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How did Arizona Iced Tea’s aesthetic become essential to meme culture?

Drink up.


April Siese

Internet Culture

Cheap, sugary drinks can really take you for a ride sometimes. When New Orleans’ own Big Shot soda raised its price from 89 cents to 99 cents, my cheap ass panicked, prompting a swift Google search and the revelation that the Big Easy moniker was just branding. Turns out its stuffy suit mascot hails from Ft. Lauderdale.

There’s a lot of cool shit you can buy if you can scrounge up the extra dime, though. Including Arizona Iced Tea. Like Big Shot, it’s not exactly what it seems. AriZona Beverage Co. is based some 1,500 miles from the Grand Canyon State in Cincinnati, Ohio. The company supposedly started in Brooklyn. Add to that the hidden labels of recycled, unused cans and you’ve got a whole lot of mystery behind the gas-station staple.

Arizona’s vow to keep its product 99 cents has certainly resonated with fans. Its product is as throwback as you can get thanks to its cheap pricing, dating back to its initial 1992 release. And the cans themselves are considered nostalgic works of art, so of course they—like the infamous jazz cup—got co-opted by the internet and run through the meme grinder.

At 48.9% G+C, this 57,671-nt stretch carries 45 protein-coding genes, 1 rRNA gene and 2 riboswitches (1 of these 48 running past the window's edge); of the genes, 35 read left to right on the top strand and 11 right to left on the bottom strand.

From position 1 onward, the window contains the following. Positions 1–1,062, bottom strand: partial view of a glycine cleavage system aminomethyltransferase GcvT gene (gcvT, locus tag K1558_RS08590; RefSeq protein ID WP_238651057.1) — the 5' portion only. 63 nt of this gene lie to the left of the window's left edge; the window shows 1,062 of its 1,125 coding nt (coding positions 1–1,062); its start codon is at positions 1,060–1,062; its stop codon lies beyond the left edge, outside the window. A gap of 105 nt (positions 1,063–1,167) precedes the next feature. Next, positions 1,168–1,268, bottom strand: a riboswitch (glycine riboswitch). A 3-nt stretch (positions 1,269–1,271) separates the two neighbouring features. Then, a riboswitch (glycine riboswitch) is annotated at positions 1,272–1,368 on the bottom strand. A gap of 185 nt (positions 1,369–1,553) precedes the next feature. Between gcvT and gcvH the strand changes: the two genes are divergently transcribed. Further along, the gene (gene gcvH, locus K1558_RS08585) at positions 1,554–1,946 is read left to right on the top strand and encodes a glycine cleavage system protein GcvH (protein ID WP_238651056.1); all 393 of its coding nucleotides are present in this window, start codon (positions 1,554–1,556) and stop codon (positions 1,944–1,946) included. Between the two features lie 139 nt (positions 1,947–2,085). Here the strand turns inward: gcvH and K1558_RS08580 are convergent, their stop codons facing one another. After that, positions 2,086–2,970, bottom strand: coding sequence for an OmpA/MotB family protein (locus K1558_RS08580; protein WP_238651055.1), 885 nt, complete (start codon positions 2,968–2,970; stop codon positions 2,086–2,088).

Those 23 fluid ounce cans join a long line of Vaporwave aesthetics that look right at home in a ’90s fridge, N64 cartridges at the ready as you and your friends debate the finer points of pizza rolls or bagel bites. Yung Lean’s “Hurt” shows all the magic a bottle of the good stuff can inject into that same type of aesthetic.

Blueberry white tea is somehow lacking in the artistry department. The original checkerboard iced tea pattern is pretty eye-catching, inspiring some of the most spirited products on Arizona Iced Tea’s website, like slip-on shoes and tank tops.

Even the, ahem, Aztec pattern gets some love in the shop. Check out these outlandish briefs and try to pick what you’re more offended by: cultural appropriation or your junk for sale for less than a dollar.

Nothing compares to the cherry blossom imprint of Arizona’s green tea, though. Backpacks, tote bags, bucket hats, belts, beanies, smartphone cases, and fanny packs make up just a small fraction of patterned items featured on the company’s store. Fans are thirsty for that aesthetic.

The company must know, right? Seeking answers, I hit up Arizona Iced Tea’s Facebook page, Twitter, and press contact. How does it feel to be the world’s most aesthetic beverage? What does that do to a brand?

Arizona Iced Tea has yet to respond, undoubtedly still grief-stricken by the death of Arnold Palmer, golf legend and one of its most popular beverages. It’s rarely made mention of memes but one thing’s for sure: If you count its products among your aesthetic choices, Arizona Iced Tea will support you.

Sip and slay.

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